Record bank lending – inflationary pressures remain

Not since I began working in the City in the mid 1980s can I remember seeing an economic data release come out so many billions higher than market expectations. Yesterday morning, it was announced that so-called M4 lending, which is the amount of money in loans that is pumped out by banks, jumped to a new record of £31.7bn in January. A survey of economists had predicted a figure of £11.8bn – that’s a difference of £19.9bn! To put this figure in perspective, M4 lending in January was larger than in the whole of 1994. Yesterday the Bank of England also announced that M4 money supply growth, which is the broadest measure of UK money supply including notes and coin in circulation and bank deposits, rose 13% from a year earlier, ahead of the 12.7% survey prediction and only slightly below the 16 year high of 14.4% that was reached last autumn.

Gilts were marginally damaged by these figures, but why did the bond market not sell off by more? Two answers spring to mind – firstly, complacency; and secondly, the focus on money supply is nowhere near as strong now as it was a couple of decades ago, when the government used to target the money supply in an effort to control inflation.

There is no doubt that in the long run, increases in money growth are more often than not associated with increases in inflation. One of Milton Friedman‘s two most famous quotes was that “inflation is always and everywhere a monetary phenomenon” (the other quote being “there is no such a thing as a free lunch”, which is something I don’t entirely agree with!).

The Bank of England recognises this link between money supply and inflation, since contained within the last inflation report were the words “strong money growth may be associated with greater spending on goods and services, or upward pressure on asset prices, posing an upside risk to inflation. To the extent that people recognise this, strong money growth may also prompt them to raise their expectations of future inflation”.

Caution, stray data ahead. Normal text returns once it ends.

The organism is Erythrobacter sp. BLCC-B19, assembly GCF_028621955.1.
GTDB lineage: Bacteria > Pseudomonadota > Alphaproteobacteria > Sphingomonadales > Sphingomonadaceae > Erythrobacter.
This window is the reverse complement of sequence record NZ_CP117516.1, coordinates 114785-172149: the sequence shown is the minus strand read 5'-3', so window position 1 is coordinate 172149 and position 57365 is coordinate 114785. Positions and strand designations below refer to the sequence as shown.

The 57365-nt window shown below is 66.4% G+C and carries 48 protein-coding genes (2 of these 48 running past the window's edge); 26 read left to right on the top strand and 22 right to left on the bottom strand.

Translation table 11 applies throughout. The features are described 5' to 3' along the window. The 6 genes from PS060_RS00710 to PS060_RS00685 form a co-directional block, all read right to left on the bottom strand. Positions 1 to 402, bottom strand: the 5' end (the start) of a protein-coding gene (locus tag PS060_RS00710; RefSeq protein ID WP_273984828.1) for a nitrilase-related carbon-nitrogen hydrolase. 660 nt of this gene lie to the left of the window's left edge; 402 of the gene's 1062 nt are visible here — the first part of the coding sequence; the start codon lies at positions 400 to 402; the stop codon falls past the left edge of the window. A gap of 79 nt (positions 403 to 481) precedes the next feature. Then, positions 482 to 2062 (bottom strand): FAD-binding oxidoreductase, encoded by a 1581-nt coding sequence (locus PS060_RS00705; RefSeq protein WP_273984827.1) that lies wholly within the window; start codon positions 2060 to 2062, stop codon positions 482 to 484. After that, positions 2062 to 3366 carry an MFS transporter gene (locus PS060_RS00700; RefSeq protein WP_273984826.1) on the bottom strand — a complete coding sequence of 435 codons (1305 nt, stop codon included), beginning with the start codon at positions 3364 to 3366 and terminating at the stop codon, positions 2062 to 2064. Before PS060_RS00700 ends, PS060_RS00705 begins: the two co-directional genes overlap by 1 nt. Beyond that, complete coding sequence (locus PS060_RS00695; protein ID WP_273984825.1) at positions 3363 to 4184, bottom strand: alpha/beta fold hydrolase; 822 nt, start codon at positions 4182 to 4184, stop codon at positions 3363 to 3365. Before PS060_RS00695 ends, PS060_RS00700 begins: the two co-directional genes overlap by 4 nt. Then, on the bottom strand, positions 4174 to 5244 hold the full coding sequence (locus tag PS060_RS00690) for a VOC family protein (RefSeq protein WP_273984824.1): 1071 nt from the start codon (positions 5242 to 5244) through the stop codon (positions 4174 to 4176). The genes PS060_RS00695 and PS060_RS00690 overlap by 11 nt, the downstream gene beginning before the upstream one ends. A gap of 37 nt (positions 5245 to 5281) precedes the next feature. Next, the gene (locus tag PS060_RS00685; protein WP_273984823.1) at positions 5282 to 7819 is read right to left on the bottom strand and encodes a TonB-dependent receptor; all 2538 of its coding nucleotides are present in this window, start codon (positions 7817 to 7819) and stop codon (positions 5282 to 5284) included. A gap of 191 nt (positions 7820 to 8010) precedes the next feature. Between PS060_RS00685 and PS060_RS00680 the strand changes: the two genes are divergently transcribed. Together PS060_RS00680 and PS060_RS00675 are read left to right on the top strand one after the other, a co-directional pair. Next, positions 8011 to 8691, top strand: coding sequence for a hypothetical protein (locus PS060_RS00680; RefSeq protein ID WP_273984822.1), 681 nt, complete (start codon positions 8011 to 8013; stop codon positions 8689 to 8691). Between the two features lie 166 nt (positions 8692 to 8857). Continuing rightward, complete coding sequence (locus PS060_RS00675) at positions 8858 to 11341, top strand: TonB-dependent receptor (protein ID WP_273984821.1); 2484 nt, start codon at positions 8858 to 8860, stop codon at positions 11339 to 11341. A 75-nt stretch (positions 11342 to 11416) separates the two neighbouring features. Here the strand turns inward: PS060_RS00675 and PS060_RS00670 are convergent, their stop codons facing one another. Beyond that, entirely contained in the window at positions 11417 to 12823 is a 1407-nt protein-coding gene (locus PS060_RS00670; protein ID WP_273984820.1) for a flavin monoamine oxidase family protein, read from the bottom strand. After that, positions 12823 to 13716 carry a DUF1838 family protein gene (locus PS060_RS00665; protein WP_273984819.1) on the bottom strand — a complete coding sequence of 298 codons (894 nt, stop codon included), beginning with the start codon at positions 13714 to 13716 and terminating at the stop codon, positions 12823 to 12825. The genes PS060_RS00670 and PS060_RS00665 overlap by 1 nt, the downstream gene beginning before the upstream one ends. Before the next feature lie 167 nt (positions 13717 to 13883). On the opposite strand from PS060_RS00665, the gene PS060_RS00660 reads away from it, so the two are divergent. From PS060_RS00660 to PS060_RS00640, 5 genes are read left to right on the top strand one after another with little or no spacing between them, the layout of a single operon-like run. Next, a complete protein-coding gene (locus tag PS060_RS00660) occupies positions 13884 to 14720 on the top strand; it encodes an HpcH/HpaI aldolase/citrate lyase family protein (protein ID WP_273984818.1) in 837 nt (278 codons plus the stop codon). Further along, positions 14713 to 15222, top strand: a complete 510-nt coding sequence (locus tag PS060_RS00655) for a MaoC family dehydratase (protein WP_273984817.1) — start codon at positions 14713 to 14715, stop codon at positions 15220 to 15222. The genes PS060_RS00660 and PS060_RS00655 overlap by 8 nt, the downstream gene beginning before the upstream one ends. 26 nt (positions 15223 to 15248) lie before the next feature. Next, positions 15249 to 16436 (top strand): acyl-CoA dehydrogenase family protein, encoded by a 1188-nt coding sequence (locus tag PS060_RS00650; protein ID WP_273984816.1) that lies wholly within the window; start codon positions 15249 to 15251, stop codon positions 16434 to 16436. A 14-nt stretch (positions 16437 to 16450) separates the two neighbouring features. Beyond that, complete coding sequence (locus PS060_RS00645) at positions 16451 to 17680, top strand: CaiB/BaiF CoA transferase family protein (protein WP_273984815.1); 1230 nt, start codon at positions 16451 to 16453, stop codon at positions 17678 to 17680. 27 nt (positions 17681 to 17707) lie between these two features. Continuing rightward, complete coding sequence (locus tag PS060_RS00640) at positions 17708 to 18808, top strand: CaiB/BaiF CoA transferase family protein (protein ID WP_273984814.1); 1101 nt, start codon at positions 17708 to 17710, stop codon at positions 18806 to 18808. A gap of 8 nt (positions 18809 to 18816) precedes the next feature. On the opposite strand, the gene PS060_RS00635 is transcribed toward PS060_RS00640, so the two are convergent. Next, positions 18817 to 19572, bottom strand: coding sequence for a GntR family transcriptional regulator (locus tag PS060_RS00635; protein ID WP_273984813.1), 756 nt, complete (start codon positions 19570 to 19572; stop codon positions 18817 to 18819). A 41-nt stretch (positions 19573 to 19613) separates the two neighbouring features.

But the extent to which money supply growth causes inflation is the subject of an economic debate that has been raging for centuries. I don’t want to go into this here, although it is definitely worth mentioning that the money supply clearly plays a role in Mervyn King’s mind. In “No inflation, no money – the role of money in the economy” , a paper he wrote while Deputy Governor of the Bank of England in 2002, he concludes:
“My own belief is that the absence of money in the standard models which economists use will cause problems in future, and that there will be profitable developments from future research into the way in which money affects risk premia and economic behaviour more generally. Money, I conjecture, will regain an important place in the conversation of economists.”

If the Governor of the Bank of England cares about money lending and money supply growth, then so do I. Yesterday’s data releases reinforce my view that the Bank of England will have to hike rates twice more, and possibly by more than that.

The value of investments will fluctuate, which will cause prices to fall as well as rise and you may not get back the original amount you invested. Past performance is not a guide to future performance.

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